The beginning of this season was a sharp downturn for Cabrera. In fact, not just the beginning, but the majority of it. Cabrera replaced the legendary Adrián Beltré in Texas and paled in comparison. Not that anyone could really fill his shoes, of course. The Rangers dumped Cabrera by August when he was hitting .235/.318/.393 (79 wRC+). That’s when the Nationals brought Cabrera back for another stint in the nation’s capital.

Although a rough stretch in Philly and Texas portended doom, Cabrera wasn’t done yet. In two months of play, Cabrera hit .323/.404/.565 (145 wRC+). And he earned it:

(Baseball Savant)

In spite of a good finish buoyed by strong expected statistics, Cabrera has never been a Statcast darling. The switch-hitter doesn’t rack up high exit velocities or impressive hard hit rates. Yet, he remains a productive hitter because he doesn’t rack up high strikeout totals, is patient at the plate, and has a modicum of power.

So Cabrera offers a solid offensive profile, but what about defense? After all, he’d be playing premium defensive positions for the Yankees, primarily second and shortstop. Unfortunately, Cabrera is below average up the middle per DRS and UZR.

Another issue: he hasn’t played shortstop since 2018 and only played 204 innings at the position that season. It may be too much to ask him to play there at this point of his career. Wade and Estrada can, though they can’t hit like Cabrera.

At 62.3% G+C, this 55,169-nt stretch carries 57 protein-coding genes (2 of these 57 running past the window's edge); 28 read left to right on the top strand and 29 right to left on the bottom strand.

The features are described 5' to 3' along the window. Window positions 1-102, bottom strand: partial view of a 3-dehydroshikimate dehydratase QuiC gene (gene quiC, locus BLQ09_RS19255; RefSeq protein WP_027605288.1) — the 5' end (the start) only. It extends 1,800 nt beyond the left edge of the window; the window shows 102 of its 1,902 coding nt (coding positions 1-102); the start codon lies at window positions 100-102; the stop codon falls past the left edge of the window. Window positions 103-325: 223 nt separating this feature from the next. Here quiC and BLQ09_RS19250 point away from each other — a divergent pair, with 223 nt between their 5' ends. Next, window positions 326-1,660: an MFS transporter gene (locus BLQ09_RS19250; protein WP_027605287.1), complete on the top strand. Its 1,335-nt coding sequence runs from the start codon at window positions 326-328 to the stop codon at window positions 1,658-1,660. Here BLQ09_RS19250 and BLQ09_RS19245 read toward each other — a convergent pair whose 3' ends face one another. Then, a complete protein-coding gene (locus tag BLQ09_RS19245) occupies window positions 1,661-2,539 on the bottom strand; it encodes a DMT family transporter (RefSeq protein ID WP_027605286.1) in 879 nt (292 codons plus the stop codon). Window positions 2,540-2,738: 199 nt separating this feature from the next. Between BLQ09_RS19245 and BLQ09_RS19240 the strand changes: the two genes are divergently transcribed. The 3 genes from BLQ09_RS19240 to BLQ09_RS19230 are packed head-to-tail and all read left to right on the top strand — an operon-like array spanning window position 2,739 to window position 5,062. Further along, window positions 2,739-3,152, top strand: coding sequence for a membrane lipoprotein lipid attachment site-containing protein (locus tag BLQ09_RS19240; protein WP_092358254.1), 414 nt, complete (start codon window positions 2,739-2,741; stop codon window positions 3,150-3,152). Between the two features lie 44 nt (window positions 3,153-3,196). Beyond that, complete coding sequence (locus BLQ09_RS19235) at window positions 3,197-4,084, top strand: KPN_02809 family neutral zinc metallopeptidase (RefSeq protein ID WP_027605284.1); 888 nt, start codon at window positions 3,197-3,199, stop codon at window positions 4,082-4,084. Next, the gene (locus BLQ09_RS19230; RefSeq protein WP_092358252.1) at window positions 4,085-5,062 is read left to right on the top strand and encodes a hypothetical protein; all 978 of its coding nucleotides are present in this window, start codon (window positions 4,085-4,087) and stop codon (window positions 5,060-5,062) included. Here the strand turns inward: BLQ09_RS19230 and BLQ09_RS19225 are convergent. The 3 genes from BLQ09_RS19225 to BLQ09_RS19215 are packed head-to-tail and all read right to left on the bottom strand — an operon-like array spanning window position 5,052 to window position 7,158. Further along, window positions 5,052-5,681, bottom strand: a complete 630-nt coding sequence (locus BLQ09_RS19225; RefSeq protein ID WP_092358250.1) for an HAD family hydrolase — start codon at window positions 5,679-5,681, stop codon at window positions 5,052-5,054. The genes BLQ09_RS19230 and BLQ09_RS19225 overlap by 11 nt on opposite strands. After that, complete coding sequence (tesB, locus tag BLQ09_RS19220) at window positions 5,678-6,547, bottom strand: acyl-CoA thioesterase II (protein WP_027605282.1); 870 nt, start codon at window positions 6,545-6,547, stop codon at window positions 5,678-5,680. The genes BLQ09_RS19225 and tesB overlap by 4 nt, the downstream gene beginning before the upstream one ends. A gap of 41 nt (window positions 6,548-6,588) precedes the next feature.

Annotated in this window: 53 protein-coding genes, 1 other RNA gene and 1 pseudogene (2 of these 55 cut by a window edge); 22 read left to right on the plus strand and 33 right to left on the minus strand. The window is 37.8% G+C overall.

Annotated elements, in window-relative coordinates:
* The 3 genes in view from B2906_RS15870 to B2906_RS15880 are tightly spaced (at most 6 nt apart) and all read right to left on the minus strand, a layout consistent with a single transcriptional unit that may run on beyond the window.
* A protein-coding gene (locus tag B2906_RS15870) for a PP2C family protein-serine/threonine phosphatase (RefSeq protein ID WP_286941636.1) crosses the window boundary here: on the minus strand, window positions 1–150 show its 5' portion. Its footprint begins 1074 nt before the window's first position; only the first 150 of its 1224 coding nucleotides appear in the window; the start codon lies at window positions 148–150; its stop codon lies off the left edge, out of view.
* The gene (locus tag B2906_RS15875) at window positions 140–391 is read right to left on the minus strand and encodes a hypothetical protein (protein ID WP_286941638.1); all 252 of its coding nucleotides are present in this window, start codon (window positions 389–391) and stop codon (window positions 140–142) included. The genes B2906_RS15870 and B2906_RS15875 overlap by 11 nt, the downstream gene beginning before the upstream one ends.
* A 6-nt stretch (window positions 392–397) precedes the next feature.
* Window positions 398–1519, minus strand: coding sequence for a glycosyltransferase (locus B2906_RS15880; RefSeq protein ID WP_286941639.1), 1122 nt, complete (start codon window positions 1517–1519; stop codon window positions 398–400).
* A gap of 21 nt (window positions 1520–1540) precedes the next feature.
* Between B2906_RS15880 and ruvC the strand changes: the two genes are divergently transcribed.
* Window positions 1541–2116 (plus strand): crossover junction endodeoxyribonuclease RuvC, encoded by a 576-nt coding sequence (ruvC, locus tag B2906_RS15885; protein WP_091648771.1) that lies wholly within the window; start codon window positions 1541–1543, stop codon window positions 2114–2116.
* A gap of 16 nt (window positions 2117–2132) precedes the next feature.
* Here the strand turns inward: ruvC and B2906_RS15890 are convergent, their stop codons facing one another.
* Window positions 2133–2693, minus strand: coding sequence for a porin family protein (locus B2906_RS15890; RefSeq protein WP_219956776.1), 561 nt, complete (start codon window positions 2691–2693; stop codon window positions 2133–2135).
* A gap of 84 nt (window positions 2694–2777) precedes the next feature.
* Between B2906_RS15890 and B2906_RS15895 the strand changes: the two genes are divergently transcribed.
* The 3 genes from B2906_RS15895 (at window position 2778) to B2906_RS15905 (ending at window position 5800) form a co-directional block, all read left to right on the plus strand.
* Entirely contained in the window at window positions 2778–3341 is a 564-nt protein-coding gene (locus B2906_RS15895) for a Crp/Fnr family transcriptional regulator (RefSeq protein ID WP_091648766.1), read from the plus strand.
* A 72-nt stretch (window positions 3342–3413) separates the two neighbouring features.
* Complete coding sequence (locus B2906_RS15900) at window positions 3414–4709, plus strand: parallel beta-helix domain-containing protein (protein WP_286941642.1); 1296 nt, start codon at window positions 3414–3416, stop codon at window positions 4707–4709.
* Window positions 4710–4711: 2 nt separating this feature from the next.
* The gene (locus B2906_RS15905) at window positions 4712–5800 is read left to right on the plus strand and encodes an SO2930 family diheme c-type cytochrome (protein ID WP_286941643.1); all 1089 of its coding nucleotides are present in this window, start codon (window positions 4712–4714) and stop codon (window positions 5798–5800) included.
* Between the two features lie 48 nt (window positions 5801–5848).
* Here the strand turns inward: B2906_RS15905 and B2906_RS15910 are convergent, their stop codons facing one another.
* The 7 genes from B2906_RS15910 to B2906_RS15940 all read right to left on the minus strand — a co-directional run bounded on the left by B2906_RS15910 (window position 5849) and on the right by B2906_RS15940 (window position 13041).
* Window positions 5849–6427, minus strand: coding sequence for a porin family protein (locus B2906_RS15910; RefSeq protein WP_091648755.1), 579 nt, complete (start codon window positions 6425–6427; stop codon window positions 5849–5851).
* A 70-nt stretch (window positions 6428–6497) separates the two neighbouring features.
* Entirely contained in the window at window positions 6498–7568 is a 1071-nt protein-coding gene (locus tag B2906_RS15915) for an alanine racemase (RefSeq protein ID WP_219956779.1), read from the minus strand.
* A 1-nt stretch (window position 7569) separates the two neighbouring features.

Injury History

Cabrera hasn’t been on the injured list since 2017 and has been pretty durable throughout his career. He’s played no fewer than 131 games every season since 2011, and appeared 141 or more games in five of those seasons. There were a few injured list stints sprinkled in, but nothing that sidelined Cabrera for a lengthy period of time.

Contract Estimates

The Fangraphs crowdsourcing project estimated a two-year deal worth $12 million. Neither The Athletic’s Jim Bowden nor MLB Trade Rumors forecasted Cabrera’s next deal.

I don’t think Cabrera will get anything more than a one-year deal this winter. He had a fantastic finish to 2019, but I don’t think a two month hot streak following rough stretches with Philadelphia and Texas is enough to get him an extra year. Jonathan Schoop, who’s six years younger than Cabrera, just signed a one-year deal for $6.1 million. I think that’s closer to what Cabrera will get.

Does he make sense for the Yankees?